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Dr. Edward Feser And His Six Arguments for God

May 20, 2024


Dr. Edward Feser is Professor of Philosophy at Pasadena City College. He has a PhD in philosophy from the University of California at Santa Barbara and is author of numerous books, including Five Proofs of the Existence of God.

His new course “Six Arguments for the Existence of God” just launched in the Word on Fire Institute. In this discussion, Dr. Feser shares his background, faith, hobbies, and what we can expect from his course.

Please tell us a little about your background. How did you get started in your field?

My first serious encounter with philosophy occurred in the context of an undergraduate course on Greek literature, which included a unit on the Presocratic philosophers. I was instantly hooked, fascinated by the depth of the questions, the power of rational argumentation to defend answers to those questions, and the oddness of some of the answers defended by these thinkers. 

Before long I also became acquainted with the traditional debate over the existence of God, represented by thinkers like St. Anselm and St. Thomas Aquinas on the one side and skeptics like Hume and Nietzsche on the other. Like so many young people first encountering philosophy, I was led into doubt by what was, in hindsight, a superficial understanding of this debate and became an atheist for about a decade.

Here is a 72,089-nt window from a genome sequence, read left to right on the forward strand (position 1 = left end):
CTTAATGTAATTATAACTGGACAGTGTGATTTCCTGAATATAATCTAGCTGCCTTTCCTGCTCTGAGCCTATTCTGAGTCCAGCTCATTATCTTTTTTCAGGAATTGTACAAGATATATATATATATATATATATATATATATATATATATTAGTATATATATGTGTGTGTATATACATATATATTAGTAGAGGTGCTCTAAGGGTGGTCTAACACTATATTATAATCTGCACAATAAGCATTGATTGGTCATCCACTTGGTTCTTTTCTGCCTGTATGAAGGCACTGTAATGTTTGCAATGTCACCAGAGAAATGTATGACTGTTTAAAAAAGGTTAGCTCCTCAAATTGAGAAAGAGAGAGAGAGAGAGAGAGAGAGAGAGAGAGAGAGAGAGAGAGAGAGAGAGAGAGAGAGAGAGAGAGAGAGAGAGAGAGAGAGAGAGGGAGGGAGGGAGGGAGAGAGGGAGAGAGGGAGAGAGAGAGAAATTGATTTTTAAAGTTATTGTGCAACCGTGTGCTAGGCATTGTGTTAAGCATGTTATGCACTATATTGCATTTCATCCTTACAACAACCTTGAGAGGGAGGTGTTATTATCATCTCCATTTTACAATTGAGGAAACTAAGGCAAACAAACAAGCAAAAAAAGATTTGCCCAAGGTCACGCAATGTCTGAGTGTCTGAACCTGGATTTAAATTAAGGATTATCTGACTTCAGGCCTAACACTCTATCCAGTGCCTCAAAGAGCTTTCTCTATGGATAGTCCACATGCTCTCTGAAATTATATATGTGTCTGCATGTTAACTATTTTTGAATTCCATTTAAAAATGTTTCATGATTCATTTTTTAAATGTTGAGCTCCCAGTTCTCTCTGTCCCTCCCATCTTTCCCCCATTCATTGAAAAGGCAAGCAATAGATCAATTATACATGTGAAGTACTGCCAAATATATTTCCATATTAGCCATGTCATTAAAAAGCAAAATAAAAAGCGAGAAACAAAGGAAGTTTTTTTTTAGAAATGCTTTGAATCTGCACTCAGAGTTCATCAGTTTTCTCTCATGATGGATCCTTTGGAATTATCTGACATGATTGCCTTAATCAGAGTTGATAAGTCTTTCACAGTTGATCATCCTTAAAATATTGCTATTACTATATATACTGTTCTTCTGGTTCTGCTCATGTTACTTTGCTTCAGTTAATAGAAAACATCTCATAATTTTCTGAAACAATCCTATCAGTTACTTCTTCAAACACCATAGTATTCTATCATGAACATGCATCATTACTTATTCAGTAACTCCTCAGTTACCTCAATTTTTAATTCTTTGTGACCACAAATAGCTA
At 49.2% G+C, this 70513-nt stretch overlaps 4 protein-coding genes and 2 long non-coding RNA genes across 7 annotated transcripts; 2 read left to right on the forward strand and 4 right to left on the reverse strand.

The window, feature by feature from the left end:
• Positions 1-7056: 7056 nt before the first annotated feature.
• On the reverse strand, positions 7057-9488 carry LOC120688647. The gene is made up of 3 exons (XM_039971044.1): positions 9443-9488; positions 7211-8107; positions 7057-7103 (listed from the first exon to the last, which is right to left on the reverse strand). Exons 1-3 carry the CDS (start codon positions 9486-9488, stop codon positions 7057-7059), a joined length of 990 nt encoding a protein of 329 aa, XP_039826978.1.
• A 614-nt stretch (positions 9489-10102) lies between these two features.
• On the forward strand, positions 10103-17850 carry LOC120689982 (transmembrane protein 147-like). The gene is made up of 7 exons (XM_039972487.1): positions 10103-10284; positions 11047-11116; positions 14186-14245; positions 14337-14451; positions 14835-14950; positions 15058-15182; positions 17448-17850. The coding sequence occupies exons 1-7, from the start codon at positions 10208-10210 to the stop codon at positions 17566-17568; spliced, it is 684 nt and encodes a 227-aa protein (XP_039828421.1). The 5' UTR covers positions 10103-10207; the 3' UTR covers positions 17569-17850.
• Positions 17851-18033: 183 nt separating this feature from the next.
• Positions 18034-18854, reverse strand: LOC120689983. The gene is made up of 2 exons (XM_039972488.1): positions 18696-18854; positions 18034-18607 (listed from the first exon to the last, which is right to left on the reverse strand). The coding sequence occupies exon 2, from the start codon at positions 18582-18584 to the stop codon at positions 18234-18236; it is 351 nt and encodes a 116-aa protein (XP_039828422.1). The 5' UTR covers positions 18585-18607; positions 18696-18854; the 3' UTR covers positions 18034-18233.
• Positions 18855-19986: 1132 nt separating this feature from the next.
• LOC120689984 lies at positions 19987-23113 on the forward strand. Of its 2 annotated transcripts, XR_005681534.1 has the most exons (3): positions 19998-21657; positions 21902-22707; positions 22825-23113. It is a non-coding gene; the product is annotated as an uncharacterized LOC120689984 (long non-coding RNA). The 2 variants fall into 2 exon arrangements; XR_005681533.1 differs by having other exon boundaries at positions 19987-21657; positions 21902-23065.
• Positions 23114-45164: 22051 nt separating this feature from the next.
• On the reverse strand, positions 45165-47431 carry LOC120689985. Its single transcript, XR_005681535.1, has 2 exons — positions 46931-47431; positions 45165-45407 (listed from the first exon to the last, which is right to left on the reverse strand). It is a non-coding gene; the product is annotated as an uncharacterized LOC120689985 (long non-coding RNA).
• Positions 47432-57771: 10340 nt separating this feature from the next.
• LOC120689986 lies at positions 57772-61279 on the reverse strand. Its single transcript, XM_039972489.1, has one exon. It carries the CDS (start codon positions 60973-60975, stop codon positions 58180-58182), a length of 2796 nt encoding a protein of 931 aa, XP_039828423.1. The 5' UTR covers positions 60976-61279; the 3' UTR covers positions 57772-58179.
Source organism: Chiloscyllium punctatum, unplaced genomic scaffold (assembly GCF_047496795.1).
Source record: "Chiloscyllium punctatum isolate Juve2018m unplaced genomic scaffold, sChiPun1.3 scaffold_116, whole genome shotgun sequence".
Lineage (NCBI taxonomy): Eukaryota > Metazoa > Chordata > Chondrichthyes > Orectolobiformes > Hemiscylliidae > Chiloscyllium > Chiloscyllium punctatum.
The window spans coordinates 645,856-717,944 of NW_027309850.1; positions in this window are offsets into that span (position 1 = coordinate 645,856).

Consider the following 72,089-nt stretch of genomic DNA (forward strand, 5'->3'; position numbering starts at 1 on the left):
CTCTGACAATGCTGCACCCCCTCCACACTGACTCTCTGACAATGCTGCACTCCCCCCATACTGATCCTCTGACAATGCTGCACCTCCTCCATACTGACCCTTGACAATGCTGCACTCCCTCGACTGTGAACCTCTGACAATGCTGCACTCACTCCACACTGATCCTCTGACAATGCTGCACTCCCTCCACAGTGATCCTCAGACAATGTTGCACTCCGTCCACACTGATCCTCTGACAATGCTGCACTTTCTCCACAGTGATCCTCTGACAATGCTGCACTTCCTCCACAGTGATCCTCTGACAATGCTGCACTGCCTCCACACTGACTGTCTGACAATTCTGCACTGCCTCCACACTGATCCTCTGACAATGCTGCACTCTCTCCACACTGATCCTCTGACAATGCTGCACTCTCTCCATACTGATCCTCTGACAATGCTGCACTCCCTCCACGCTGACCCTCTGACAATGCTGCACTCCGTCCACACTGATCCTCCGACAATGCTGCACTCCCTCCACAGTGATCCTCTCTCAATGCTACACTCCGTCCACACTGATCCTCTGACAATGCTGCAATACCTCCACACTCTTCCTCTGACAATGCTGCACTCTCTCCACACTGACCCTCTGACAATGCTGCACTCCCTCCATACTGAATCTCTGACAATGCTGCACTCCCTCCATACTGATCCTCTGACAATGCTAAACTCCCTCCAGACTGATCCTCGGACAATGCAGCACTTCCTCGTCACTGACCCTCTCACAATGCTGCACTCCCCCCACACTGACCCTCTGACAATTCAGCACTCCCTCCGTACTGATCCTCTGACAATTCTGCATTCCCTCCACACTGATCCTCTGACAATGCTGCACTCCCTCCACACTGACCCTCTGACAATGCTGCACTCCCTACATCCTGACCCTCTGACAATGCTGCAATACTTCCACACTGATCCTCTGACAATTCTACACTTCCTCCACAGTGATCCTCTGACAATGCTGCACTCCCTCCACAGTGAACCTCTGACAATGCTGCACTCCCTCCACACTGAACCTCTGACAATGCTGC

It was after becoming a professor, while trying to make this material interesting to students in the classroom setting, that I came eventually to reconsider my youthful atheism. Wanting to explain to students how anyone ever would have taken philosophical arguments for God’s existence seriously, I took a much deeper dive into the tradition and the literature on the subject. And I gradually came to see that the standard atheist criticisms were actually very shallow and typically aimed at caricatures of the arguments. I came to see that, especially when read in light of the broader metaphysical commitments (concerning the nature of change, of causality, of the material world, and so on) that writers like Aquinas deploy when reasoning to God’s existence, the arguments were very powerful.